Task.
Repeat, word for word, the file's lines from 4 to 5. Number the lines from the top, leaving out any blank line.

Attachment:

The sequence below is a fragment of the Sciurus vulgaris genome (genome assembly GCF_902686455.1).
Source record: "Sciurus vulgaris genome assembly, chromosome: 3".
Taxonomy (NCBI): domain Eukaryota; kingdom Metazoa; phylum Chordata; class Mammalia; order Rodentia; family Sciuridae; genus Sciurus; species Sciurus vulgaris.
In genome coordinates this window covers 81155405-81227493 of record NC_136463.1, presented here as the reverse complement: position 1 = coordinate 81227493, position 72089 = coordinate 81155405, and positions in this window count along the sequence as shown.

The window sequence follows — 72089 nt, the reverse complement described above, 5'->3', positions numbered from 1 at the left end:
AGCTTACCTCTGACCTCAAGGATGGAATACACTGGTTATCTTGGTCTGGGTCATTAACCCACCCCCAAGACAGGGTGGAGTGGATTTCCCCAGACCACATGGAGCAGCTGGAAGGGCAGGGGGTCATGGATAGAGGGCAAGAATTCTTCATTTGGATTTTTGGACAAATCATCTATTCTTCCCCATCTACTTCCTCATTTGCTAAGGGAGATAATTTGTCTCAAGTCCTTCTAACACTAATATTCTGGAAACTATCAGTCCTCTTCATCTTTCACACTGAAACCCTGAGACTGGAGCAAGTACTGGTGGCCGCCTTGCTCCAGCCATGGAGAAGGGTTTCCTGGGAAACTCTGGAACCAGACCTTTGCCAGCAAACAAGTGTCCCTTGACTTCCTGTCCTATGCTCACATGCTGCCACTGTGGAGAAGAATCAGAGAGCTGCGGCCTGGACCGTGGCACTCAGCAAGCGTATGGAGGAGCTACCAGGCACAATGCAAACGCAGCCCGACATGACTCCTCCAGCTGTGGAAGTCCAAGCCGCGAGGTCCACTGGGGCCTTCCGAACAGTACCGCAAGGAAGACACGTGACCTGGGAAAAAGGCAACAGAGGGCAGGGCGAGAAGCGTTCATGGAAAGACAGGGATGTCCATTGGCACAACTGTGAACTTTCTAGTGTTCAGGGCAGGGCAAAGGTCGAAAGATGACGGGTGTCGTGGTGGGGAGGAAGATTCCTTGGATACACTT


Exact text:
In genome coordinates this window covers 81155405-81227493 of record NC_136463.1, presented here as the reverse complement: position 1 = coordinate 81227493, position 72089 = coordinate 81155405, and positions in this window count along the sequence as shown.

The window sequence follows — 72089 nt, the reverse complement described above, 5'->3', positions numbered from 1 at the left end: